Guo

From Wikipedia, the free encyclopedia
  (Redirected from Guo (surname))
Jump to: navigation, search
This article is about the Chinese surname. For other uses, see Guo (disambiguation).
"Kwok" redirects here. For the cooking pot, see wok.
Guo
郭姓 - 楷體.svg
Guo surname in regular script
Pronunciation Guō (Pinyin)
Kueh, Kok (Pe̍h-ōe-jī)
Language(s) Chinese, Vietnamese, Korean
Origin
Language(s) Old Chinese
Other names
Variant(s) Guo, Kuo (Mandarin)
Kwok, Guok (Cantonese)
Gue, Kue, Koay, Quek (Hokkien, Teochew)
Quách (Vietnamese)
Kwak (Korean)
Derivative(s) Quach, Kwak

"Guo", written in Chinese: , is one of the most common Chinese surnames and means "the wall that surrounds outside a city" in Chinese; it can also be spelled Cok, Guo, Quo, Quoc, Quach, Quock, Que, Quek, Kuo, Kok, Koc, Kwek, Kwok, Kwak (Korean), Kuok, Kuek, Gock, Koay or Ker. The different way of spelling of this surname indicates the origin of the family. For example, "Kwok" is Cantonese originated in Hong Kong and surrounding area. It is the 18th most common family name in China. The name Guo was noted as far back as the Xia Dynasty. There are eight legendary origins for the Guo surname. Among them, three are foreign. They are Persian (Hui), Korean, and Mongolian, as a result of sinicization. These are only minority. The majority of people bearing this surname are descended from Han Chinese.

Origins[edit]

Hui Surname[edit]

The Guo family is one of the well known Hui clans around Quanzhou in Fujian, the other being the Ding family, they are examples of these Hui who identify as Muslim by nationality but do not practice Islam. Due to more people of these clans identifying as Hui the population of Hui as grown.[1][2] All these clans needed were only evidence of ancestry from Arab, or Persian, or other Muslim ancestors to be recognized as Hui, and they do not need to practice Islam.[3] It was the Communist party and its policies which encouraged the definition of Hui as a nationality or ethnicity.[4][5] The Chinese Government's Historic Artifacts Bureau preserved tombs of Arabs and Persians whom Hui are descended from around Quanzhou.[6] Many of these Hui worship village gods and do not have Islam as their religion, some are Buddhists, Daoists, followers of Chinese Folk Religions, secularists, and Christians.[7] Many clans with thousands of members in numerous villages across Fujian recorded their genealogies and had Muslim ancestry.[8] These Hui clans originating in Fujian have strong sense of unity among their members, despite being scattered across a wide area in Asia, such as Fujian, Taiwan, Singapore, Indonesia, and Philippines.[9][10]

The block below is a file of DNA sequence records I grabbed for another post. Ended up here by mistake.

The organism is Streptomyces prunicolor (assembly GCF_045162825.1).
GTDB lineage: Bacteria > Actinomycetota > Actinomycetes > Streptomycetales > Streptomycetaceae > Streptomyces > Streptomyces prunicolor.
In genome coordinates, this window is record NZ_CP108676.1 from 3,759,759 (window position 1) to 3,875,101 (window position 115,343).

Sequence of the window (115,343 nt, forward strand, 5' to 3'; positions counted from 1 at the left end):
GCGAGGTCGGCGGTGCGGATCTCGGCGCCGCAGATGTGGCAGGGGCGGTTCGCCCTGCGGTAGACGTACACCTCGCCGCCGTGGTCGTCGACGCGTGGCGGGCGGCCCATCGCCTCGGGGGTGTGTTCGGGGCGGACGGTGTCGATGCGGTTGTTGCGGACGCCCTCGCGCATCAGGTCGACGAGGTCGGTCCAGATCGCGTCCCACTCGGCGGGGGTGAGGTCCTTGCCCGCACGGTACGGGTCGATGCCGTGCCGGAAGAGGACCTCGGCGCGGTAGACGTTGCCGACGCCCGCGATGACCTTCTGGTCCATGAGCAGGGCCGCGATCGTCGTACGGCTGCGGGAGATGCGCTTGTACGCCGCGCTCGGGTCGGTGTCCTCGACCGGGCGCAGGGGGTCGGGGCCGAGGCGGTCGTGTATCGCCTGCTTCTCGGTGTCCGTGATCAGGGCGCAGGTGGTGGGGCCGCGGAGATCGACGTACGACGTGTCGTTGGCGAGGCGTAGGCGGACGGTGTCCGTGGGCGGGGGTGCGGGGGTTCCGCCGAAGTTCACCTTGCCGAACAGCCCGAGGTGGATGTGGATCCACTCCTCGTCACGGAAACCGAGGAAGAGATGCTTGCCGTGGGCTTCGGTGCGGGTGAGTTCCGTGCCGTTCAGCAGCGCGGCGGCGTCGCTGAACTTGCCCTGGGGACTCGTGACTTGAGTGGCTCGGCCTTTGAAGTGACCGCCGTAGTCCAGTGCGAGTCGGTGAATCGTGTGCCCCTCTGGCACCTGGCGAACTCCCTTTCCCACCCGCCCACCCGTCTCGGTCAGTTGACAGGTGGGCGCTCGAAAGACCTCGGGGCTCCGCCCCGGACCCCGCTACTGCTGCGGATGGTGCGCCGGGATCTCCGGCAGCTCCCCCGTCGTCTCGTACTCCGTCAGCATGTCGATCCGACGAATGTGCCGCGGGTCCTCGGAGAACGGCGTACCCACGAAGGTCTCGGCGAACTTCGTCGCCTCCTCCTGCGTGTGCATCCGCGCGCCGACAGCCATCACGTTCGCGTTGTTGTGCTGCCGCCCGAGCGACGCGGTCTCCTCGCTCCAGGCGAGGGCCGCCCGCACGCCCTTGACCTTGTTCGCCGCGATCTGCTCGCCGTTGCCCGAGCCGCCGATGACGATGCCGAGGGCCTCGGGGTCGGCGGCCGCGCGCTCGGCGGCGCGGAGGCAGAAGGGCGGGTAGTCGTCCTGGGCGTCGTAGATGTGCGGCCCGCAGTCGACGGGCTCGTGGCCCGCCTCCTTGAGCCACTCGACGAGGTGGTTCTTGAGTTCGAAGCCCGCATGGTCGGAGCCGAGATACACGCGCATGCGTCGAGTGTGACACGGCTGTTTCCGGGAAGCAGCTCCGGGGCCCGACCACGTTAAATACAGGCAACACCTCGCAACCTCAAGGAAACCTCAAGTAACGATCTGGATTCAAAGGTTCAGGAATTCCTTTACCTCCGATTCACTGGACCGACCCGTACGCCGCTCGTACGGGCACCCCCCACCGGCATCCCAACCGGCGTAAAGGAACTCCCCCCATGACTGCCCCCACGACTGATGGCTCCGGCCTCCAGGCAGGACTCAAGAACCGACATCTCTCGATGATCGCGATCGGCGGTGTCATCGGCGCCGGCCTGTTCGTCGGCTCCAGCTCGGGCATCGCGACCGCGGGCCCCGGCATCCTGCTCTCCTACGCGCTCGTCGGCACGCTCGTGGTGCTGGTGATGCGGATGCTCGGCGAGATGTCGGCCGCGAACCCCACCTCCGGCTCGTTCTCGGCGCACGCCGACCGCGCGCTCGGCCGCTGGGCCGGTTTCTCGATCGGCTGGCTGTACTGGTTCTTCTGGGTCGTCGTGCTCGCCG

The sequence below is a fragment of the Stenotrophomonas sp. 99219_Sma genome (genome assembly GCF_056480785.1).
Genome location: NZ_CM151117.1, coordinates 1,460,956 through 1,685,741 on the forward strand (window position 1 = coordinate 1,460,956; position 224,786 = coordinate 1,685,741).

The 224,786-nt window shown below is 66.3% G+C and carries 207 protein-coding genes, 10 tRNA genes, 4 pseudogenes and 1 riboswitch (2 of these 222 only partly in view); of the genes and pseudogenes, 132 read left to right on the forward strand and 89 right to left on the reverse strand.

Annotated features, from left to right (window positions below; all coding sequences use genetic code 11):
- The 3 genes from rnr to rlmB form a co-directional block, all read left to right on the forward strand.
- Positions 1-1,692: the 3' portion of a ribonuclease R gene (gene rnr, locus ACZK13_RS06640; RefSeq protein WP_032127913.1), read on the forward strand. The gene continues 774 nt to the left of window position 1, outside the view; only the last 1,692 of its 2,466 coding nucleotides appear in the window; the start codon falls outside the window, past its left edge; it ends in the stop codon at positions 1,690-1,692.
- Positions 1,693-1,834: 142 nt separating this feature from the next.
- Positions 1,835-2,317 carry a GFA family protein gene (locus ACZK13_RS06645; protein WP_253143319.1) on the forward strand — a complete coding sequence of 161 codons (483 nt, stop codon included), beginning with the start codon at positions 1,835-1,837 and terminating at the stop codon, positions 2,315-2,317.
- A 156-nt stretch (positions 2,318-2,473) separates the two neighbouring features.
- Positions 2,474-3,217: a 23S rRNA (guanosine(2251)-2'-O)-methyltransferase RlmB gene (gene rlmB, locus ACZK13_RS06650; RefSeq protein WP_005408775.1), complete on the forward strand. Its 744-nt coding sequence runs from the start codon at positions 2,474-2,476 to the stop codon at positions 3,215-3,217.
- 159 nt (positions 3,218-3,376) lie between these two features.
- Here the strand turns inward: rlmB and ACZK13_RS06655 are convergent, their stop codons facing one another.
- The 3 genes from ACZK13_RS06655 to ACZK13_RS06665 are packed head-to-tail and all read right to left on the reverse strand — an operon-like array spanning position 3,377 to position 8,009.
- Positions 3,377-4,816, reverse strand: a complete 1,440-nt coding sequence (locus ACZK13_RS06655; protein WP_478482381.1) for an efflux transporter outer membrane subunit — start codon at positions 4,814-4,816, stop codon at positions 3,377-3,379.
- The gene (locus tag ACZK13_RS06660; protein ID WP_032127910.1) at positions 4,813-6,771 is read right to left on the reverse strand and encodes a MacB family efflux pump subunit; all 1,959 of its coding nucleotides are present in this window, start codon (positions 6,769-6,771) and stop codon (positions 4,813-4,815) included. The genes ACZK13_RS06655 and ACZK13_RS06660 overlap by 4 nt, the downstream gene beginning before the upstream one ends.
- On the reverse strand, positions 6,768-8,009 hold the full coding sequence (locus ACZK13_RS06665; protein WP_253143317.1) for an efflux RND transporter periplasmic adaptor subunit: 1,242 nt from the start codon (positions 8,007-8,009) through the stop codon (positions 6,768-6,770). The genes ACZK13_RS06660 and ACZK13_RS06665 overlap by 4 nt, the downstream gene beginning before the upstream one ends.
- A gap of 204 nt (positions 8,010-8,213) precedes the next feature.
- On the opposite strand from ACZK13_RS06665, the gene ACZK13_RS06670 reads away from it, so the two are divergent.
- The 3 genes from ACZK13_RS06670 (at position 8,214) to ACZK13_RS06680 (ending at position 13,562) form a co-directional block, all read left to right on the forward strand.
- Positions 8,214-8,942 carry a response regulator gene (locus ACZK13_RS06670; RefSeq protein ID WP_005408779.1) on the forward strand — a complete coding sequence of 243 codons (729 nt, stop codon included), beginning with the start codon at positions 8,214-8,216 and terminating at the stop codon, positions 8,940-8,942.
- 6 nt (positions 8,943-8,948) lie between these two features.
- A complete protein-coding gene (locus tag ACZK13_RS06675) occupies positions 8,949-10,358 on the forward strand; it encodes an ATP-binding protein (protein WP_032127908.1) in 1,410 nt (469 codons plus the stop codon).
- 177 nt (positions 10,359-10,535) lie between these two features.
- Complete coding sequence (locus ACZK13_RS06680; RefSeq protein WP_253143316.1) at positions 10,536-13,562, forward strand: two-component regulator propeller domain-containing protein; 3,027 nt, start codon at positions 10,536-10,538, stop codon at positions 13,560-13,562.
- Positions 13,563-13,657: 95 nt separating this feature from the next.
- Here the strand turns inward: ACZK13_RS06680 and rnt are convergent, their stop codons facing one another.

On Taiwan, there are also descendants of Hui who came with Koxinga who no longer observe Islam, the Taiwan branch of the Guo (romanized as Kuo in Taiwan) family is not Muslim, but still does not offer pork at ancestral shrines. The Chinese Muslim Association counts these people as Muslims.[11] The Taiwan Guo now view their Hui identity as irrelevant and don't assert that they are Hui.[12]